May. 14th, 2014

gemsybobsy: (spaced)
Right from my early school years I knew what I was good at - I could make people laugh, I could listen when people were upset, I could sort out arguments, I could organise games, make up dances... I had lots of friends. We were always told 'if you can't say anything nice, then don't say anything at all.' We were always encouraged to be the best people we could be, and appearance was never, ever an issue, beyond making sure we were clean and tidy. I discovered I had an artificial eye when I was probably about five-ish, when my sister and I were making tunnels with our hands to look through, and I realised when I did it on one side I couldn't see down the tunnel. But it still didn't really become an issue, I only had that and a bit of eczema to deal with, and other than the various questions I got asked from other children and eye hospital check-ups, I didn't really think about it.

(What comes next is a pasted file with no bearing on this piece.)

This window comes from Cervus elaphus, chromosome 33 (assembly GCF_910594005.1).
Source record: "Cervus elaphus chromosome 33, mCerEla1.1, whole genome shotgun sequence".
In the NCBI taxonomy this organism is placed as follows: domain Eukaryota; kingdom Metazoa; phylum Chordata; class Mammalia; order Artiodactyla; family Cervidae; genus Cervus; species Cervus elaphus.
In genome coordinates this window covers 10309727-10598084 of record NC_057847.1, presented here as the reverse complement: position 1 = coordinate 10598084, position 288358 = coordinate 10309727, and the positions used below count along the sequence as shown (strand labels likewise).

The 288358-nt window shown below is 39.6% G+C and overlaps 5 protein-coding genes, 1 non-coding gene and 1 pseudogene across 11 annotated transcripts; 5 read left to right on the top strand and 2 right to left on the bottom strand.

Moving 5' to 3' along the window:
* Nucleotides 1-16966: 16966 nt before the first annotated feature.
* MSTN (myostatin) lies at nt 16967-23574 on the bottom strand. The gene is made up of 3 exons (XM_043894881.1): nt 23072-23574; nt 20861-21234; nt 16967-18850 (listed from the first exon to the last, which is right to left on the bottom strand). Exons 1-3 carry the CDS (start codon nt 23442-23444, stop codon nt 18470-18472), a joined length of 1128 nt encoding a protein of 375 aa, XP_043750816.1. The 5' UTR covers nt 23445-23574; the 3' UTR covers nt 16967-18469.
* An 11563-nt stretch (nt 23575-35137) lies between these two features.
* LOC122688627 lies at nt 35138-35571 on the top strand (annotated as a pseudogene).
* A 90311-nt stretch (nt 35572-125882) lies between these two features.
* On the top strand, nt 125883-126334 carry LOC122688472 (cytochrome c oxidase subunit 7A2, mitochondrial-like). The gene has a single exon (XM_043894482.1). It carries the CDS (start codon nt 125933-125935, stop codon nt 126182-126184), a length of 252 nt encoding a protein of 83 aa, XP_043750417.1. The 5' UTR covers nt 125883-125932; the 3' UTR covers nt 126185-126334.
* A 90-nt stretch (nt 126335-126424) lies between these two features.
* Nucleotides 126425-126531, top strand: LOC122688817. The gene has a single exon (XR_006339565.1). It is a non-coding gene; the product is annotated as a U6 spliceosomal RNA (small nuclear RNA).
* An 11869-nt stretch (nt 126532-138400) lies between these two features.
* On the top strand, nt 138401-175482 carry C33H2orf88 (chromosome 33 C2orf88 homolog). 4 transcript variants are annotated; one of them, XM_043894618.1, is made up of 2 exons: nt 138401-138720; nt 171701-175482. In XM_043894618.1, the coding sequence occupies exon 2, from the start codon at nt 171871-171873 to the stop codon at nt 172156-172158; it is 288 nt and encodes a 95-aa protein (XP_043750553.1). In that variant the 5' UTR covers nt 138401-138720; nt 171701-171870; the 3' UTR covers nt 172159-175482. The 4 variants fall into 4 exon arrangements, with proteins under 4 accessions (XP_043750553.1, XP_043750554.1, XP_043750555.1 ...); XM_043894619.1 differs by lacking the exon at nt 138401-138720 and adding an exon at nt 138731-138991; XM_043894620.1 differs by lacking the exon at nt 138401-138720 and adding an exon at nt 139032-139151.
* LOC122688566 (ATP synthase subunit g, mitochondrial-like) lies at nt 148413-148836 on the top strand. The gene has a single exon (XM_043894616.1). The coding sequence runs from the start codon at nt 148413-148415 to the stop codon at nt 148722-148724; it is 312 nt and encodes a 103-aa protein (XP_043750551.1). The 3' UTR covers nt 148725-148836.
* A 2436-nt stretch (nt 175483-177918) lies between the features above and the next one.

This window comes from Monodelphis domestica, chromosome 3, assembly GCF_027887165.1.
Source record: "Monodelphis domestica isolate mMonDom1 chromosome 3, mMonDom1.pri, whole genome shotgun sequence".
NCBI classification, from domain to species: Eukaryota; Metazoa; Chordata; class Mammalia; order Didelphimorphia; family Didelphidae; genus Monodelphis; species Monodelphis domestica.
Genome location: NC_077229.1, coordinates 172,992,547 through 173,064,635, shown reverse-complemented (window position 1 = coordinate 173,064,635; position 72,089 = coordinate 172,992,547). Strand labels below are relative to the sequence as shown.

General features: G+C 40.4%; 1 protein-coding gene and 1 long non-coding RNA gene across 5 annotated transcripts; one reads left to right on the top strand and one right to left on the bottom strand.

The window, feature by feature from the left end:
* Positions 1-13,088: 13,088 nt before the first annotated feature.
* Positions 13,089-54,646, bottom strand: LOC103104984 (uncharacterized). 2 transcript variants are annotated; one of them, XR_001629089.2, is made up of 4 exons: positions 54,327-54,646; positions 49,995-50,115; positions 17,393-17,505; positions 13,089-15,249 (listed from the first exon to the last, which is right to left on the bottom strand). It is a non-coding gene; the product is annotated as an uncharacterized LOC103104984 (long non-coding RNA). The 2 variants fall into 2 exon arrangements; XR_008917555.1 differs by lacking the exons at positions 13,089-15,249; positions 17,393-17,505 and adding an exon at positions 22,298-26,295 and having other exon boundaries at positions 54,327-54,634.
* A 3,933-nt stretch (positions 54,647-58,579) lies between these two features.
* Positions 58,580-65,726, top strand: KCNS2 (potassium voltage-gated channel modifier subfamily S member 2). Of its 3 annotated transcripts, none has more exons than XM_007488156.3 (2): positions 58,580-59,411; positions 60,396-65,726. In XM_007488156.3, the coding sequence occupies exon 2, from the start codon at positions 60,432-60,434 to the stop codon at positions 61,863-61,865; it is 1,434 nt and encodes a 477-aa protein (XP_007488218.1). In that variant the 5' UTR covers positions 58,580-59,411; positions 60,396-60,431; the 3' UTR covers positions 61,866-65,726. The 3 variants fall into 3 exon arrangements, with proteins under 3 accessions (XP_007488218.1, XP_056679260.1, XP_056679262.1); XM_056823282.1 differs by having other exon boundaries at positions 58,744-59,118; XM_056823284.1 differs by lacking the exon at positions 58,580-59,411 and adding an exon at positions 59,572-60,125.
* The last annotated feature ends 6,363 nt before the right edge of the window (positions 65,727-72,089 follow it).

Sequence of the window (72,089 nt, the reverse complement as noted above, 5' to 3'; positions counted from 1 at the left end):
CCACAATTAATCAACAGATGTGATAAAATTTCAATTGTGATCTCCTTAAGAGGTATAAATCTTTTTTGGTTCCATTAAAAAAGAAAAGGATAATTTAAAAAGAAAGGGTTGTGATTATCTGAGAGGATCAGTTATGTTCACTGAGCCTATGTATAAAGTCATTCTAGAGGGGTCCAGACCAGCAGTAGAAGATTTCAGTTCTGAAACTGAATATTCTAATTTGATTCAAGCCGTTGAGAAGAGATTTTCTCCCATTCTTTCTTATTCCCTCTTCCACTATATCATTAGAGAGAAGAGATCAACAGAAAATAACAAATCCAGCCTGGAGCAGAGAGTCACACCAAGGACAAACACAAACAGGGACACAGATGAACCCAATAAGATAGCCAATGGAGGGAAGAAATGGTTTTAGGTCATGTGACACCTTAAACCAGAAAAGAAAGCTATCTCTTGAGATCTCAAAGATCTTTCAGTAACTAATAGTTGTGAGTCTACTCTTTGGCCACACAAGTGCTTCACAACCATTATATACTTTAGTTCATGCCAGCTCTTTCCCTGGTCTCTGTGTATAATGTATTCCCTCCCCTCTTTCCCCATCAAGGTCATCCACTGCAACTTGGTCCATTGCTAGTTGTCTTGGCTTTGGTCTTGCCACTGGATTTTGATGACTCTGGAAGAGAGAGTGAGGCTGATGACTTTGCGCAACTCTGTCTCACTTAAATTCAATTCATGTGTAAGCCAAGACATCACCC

As I got older, the other kids stopped asking innocent questions about it and started taking the piss instead. I learned that an artificial eye was a bad thing for a person to have in society. Mrs Twit had one, and she was loathsome. My eye became an affliction; something that was ugly. My Achilles' heel. After my childhood of having loads of mates, winner of Musician of the Year, being the best at handwriting and having all those ballet and swimming certificates - I started to feel inadequate. My circle of friends got smaller as everyone branched out, I was always the single one when everyone else had partners, and I gradually got more shy as I felt more and more inadequate - I eventually came to accept that I was ugly. 'Plain' at best. I tried not to let it stop me from enjoying my life, but it did get in the way. I let it stop me doing dancing and acting, which I loved, because nobody would want to act face-to-face on stage with a cross-eyed person. It buggered up my job interviews and my confidence because I couldn't do eye contact. It just ended up driving me a bit mad.